Inspired by Daniel, in 2020 I decided to write a short novella set in 19th-century mid-America about a bright Irish-Catholic 17-year-old boy who is stranded in a “foreign city” (Cairo, Illinois), and who must face ruffians and overcome challenges. He is a prayerful young man who wants to be a good person, fall in love with the right girl, and rise in the world by using his wits. My “Daniel” protagonist is Niall MacCarthy, a farm boy from Ohio who recently worked as a steamboat cabin boy. His love interest is the bright farm girl, Sarah. But a violent young criminal, Patrick, threatens violence.

So take a look at the book of Daniel, but for perhaps a more negotiable experience, consider reading my novella, The Legacy of a Steamboat Cabin Boy. An initial excerpt ran in Today’s American Catholic’s summer reading series last year; another follows below.

♦ ♦ ♦

Sarah and Niall were clearing the breakfast dishes when Patrick walked up the steps of the porch and entered the kitchen door. There was a large black pistol in his right hand, and he pointed it at Niall.

Niall glanced briefly at Sarah, who displayed an expression of surprise and horror so disconcerting to him that he almost fell to his knees. Niall’s attention quickly returned to the pistol. It had a large caliber, a very powerful weapon. Even just one well-placed shot from that gun could easily kill a man—a neck shot might even decapitate the victim. He had no idea at that instant what he was going to do to get out of this, but whatever the plan would be, he knew that he would not be able to absorb safely a hit from that potent firearm.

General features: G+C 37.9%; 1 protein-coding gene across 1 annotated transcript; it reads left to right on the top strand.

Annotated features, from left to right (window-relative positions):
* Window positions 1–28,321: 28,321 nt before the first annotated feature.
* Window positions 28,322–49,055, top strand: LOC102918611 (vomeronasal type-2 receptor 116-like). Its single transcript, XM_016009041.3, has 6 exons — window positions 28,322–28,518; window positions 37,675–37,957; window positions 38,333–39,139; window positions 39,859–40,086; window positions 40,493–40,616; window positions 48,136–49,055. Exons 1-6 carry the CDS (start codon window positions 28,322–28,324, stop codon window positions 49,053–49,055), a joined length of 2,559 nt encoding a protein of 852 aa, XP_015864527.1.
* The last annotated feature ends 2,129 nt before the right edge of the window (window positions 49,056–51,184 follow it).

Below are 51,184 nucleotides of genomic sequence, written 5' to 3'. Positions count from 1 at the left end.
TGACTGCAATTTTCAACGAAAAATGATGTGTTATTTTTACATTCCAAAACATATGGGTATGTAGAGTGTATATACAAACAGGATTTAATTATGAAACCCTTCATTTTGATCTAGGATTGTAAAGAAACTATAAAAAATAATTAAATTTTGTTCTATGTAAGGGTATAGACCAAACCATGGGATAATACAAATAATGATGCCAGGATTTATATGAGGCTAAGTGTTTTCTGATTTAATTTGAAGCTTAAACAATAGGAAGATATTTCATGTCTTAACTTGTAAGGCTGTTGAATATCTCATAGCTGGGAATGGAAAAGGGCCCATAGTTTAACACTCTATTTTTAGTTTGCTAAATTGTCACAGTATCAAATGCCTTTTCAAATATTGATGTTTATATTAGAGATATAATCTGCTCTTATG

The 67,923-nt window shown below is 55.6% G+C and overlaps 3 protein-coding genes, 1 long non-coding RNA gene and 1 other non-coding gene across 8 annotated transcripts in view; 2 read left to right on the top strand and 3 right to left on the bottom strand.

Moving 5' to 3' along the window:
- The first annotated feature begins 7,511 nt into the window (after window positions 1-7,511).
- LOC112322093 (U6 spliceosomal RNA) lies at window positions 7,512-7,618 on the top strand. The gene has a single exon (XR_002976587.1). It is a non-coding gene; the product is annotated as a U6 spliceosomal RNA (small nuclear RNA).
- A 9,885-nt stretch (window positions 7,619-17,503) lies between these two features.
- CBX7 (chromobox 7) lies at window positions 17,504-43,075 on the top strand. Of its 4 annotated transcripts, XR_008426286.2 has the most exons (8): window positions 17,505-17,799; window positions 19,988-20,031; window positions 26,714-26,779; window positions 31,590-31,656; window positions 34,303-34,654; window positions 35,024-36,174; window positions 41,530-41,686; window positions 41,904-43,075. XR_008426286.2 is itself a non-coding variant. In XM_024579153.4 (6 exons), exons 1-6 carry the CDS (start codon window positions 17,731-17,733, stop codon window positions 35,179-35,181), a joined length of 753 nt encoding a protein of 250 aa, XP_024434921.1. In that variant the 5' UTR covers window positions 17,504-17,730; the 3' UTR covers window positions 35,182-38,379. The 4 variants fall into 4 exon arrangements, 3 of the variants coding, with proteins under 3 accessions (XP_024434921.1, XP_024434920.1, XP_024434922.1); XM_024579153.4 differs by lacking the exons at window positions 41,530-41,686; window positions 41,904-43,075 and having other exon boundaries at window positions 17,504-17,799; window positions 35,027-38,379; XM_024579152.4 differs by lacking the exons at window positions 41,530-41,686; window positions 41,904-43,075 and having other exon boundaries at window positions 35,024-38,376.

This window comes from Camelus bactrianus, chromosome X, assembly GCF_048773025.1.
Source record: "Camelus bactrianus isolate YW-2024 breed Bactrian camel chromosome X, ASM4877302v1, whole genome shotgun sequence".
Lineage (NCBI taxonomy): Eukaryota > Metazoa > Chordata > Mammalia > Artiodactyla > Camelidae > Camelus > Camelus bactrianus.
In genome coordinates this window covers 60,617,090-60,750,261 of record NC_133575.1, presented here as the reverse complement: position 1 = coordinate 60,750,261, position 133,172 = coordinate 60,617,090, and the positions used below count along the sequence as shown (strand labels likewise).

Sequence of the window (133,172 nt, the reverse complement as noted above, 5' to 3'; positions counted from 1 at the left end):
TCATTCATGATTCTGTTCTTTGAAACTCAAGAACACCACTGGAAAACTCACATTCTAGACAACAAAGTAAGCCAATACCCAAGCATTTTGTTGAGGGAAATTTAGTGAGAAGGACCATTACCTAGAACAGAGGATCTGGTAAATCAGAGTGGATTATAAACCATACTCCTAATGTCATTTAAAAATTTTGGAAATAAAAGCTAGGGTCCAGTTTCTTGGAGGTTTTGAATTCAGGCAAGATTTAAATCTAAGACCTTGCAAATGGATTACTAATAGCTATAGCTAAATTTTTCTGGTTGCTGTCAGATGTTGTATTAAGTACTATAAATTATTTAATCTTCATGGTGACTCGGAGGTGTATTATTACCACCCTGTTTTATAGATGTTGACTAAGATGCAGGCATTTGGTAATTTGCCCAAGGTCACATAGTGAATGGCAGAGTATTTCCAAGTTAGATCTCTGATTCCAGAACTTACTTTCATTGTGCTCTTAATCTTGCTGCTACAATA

Patrick, now confident in his control, gave a stern directive. “You sit down right there in that chair, Miss Sarah.”

Without a word she immediately complied.

“Niall, empty your pockets—put it there on the table. Do it now.”

Niall set three silver dollars and change on the table as he spoke, “Patrick, you were a hard worker and everyone was fair to you on this farm. Plenty of food and friendly company…”

“Shut up, Niall!”

Niall spoke more softly. “You make your own decisions, Patrick. But evil deeds will be followed by evil. You need to stop and think about the harm…”

“I said shut up, Niall.” He looked at Sarah. “I know what I want, and I’m gonna take it. That’s the way this hard world works. Then I’ll be gone from here in an hour. You’ll never see me again.”

“Patrick, please think…,” Niall began.

“I’m tired of your yappin’, Niall. You’re a problem.” He paused and looked at Sarah, then back at Niall. A bit agitated, Patrick seemed to have a new thought. “You’ll be happy, Niall, that I’m gonna be considerate of Loretta’s clean kitchen. Loretta in many ways is just like my own mother. I’m gonna walk you outside, Niall. Let’s go.”